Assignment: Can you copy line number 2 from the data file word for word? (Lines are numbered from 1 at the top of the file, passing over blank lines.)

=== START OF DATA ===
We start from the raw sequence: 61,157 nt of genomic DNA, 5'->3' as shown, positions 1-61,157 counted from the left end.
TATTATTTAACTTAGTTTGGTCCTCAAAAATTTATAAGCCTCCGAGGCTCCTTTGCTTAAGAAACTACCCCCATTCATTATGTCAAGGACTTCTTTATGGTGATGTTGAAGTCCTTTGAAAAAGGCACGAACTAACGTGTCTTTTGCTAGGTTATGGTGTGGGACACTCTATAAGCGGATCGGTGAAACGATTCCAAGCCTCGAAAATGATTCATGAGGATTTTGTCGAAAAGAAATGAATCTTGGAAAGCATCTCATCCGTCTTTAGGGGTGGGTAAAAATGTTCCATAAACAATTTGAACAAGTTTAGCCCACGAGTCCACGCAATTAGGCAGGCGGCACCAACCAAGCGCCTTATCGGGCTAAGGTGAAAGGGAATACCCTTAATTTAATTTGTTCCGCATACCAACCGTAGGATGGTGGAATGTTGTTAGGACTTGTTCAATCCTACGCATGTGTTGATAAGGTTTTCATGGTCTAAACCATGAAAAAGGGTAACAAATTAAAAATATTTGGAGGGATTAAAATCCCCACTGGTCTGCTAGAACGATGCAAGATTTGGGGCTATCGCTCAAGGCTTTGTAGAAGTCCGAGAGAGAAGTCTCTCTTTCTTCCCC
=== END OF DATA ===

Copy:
TATTATTTAACTTAGTTTGGTCCTCAAAAATTTATAAGCCTCCGAGGCTCCTTTGCTTAAGAAACTACCCCCATTCATTATGTCAAGGACTTCTTTATGGTGATGTTGAAGTCCTTTGAAAAAGGCACGAACTAACGTGTCTTTTGCTAGGTTATGGTGTGGGACACTCTATAAGCGGATCGGTGAAACGATTCCAAGCCTCGAAAATGATTCATGAGGATTTTGTCGAAAAGAAATGAATCTTGGAAAGCATCTCATCCGTCTTTAGGGGTGGGTAAAAATGTTCCATAAACAATTTGAACAAGTTTAGCCCACGAGTCCACGCAATTAGGCAGGCGGCACCAACCAAGCGCCTTATCGGGCTAAGGTGAAAGGGAATACCCTTAATTTAATTTGTTCCGCATACCAACCGTAGGATGGTGGAATGTTGTTAGGACTTGTTCAATCCTACGCATGTGTTGATAAGGTTTTCATGGTCTAAACCATGAAAAAGGGTAACAAATTAAAAATATTTGGAGGGATTAAAATCCCCACTGGTCTGCTAGAACGATGCAAGATTTGGGGCTATCGCTCAAGGCTTTGTAGAAGTCCGAGAGAGAAGTCTCTCTTTCTTCCCC